“Although the Tanore Account had no legitimate connection to 1MDB, the then-Executive Director of 1MDB, Jasmine Loo Ai Swan was an authorized signatory on the account,” noted the DOJ report.

The proceeds of this bond offering were to be used by 1MDB to fund a joint venture with Aabar known as the Abu Dhabi Malaysia Investment Company (ADMIC), it added.

However, “1MDB funds transferred into the Tanore Account were”, instead, “used for the personal benefit of LOW and his associates, including officials at 1MDB, rather than for the benefit of 1MDB or ADMIC”.

Proceeds from two loans taken by 1MDB from Deutsche Bank also channelled into Singapore-based accounts such as Jho Low’s Good Star and Eric Tan’s Blackstone

Quoting the DOJ report, P Gunasegaram and his team noted that “1MDB officials had secured approval of the two loans” – namely the two loans taken by the state fund from Deutsche Bank amounting to US$1.225 billion under the Options Buyback Phase – through “misrepresentations and omissions” to the Bank.

“The Good Star account, the Blackstone account (into which the Aabar-BVI misappropriated funds were transferred), and the Tanore Finance account were all [based] in Singapore,” stated the authors.

The DOJ reported that “Contrary to representations made by 1MDB officials, the Good Star Account was beneficially owned not by PetroSaudi or the joint venture, but by LOW Taek Jho, a/k/a Jho Low (“LOW”), a Malaysian national who had no formal position with 1MDB, but who was involved in its creation and exercised significant control over its dealings”.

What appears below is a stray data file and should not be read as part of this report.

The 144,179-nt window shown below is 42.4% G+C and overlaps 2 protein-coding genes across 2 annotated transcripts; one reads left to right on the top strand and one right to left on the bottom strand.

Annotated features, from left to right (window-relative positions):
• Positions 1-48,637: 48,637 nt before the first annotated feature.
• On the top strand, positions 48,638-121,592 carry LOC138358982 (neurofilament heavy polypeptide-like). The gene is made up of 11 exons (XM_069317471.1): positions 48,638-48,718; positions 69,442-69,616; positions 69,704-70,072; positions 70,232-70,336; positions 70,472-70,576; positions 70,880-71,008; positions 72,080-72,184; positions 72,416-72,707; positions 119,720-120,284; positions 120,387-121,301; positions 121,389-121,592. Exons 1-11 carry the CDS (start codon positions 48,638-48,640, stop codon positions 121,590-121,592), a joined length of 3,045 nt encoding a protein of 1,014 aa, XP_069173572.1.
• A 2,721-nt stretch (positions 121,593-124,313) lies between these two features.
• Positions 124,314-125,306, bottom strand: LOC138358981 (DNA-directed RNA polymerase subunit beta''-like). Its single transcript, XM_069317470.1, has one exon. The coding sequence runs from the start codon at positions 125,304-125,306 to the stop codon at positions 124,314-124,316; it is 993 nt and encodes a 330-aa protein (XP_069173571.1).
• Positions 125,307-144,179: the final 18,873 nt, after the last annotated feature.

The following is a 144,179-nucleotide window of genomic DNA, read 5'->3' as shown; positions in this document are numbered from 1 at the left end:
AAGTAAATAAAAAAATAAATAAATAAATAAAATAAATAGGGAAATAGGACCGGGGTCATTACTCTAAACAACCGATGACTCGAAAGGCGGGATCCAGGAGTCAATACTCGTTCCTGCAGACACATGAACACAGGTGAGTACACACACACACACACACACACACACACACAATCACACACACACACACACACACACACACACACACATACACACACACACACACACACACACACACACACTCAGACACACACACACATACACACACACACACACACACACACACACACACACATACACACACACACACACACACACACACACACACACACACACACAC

Jho Low had reportedly “laundered more than $400 million of the funds misappropriated from 1MDB through the Good Star Account into the United States,” after which these funds were used for his “personal gratification” and that of his associates, added the DOJ.

Money flow “not consistent” with what is usually classified as “regular business activity”; “frequent use of currency exchange brokers” point to money laundering activities – possible “oversight” on the part of Singapore authorities?

The DOJ report also highlighted that “between approximately Jul 2011 and Feb 2013, twenty wires were sent from the Blackstone Account to Raffles Cash Exchange, totaling approximately $12,800,000”.

The report then raised the question regarding the flow of money into and out of the account, which it argued “is not consistent with what can reasonably be characterized as regular business activity”.

“For example, the account did not have the types of debits and credits consistent with legitimate business activity, including, for example, transfers to vendors, payroll, or receipt of proceeds from customers,” it said.

“Frequent use of currency exchange brokers, especially for large sums and where the entity already maintains an account at a major bank capable of processing currency exchanges, is a technique commonly used by individuals engaged in money laundering and other unlawful conduct to move money in a way that is less likely to be traced by law enforcement and regulatory officials,” it argued.

Given the stringent approach often adopted by Singapore authorities –– particularly relevant to this case is the Monetary Authority of Singapore (MAS) –– in dealing with legal misconduct, it certainly raises some questions as to why potentially illegal financial movements on such a scale did not seem to have raised any red flags for the authorities at the time the activities were carried out.